Rav Raphael of Barshad, zt”l, was a very well known and respected personage, but this did not make him feel any arrogance at all. On the contrary, his every motion was filled with true humility. Every time he would enter a shul or gathering, he would sit in a common seat that was very distant from the coveted eastern wall.
One person felt that this was very strange and decided to ask him what was behind this odd practice. “With all due respect, I cannot fathom what is behind the rebbe’s custom. Either way—if the Rebbe sits in the back because he has true humility, why not sit in the front? Surely, one can retain a feeling of broken-heartedness even while sitting in an honorable seat. And if the rebbe has problems with thoughts of arrogance, chas v’shalom, what does sitting in the back help? Clearly it is possible to be filled with self-inflated feelings while sitting in the back as well as in the front. On the contrary, it is possible to fathom how one would be filled with more thoughts of arrogance because he acts humble…”
Rav Raphael replied, “Listen to me, my brothers. In Kiddushin 59 we find that although action nullifies the intent in one’s thoughts, mere thoughts cannot nullify action. If I, who is unworthy for the honor, were to sit in the mizrach, I would be doing an action of arrogance while trying to overcome this with thoughts of humility. But
we see that this is an exercise in futility. However, sitting in the back is an action of humility which overcomes any thoughts of arrogance. Isn’t it clear that this is the only option that gives me a chance of overcoming thoughts of arrogance?”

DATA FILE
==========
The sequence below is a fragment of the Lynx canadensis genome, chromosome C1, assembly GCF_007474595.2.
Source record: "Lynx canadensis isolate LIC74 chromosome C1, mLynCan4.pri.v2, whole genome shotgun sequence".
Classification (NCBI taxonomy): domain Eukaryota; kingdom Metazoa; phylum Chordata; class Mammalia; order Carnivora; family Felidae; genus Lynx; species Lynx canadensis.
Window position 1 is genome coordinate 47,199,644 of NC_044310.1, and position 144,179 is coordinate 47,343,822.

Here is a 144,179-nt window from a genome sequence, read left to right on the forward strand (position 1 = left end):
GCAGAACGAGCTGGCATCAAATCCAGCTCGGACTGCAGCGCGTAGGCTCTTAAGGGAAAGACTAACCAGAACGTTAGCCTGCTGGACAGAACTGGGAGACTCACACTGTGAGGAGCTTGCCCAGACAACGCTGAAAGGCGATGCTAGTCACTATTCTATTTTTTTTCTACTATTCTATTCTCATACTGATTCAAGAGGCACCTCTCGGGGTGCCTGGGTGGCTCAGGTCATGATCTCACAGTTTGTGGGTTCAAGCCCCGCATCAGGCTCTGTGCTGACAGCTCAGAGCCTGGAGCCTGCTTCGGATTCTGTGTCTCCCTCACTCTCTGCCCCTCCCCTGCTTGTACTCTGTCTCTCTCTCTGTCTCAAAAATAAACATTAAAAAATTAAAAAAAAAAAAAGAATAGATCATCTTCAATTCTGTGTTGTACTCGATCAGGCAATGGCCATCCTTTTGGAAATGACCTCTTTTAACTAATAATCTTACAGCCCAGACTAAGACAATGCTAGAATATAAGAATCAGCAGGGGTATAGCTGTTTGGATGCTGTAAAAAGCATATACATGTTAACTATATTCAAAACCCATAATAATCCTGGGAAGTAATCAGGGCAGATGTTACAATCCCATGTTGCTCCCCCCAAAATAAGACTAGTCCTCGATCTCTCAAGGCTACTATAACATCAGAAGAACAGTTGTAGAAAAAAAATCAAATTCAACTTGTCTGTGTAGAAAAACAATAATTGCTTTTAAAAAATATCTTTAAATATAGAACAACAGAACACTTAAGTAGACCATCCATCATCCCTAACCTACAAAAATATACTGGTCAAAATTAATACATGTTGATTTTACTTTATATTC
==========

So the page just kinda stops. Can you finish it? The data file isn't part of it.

Mishna Berura Yomi Digest
Stories to Share
“Action Overrides Thought”
Rema Siman 150 Seif 5
Now he told a parable to those who were invited, when he noticed how they chose the places of honor, saying to them, “When you are invited by someone to a wedding feast, do not sit down in a place of honor, lest someone more distinguished than you be invited by him, and he who invited you both will come and say to you, ‘Give your place to this person,’ and then you will begin with shame to take the lowest place. But when you are invited, go and sit in the lowest place, so that when your host comes he may say to you, ‘Friend, move up higher.’ Then you will be honored in the presence of all who sit at table with you. For everyone who exalts himself will be humbled, and he who humbles himself will be exalted.” –Luke 14:7-11 (ESV)
I always worry about “getting into trouble” whenever I post quotes from Talmud and the Gospels in parallel. I realize that the Talmud was written and compiled centuries after the death, resurrection, and ascension of Jesus, so he couldn’t have known about “Rabbinic Judaism” as such, though he probably did know about the teachings of Hillel and Shammai. And yet, again and again, it seems as if much of what the Master taught in some manner or fashion, is carried on in how Jews continued to teach and in how they continue to teach today. I know the connection is tenuous at best, but for some reason, I find it comforting on a purely visceral level.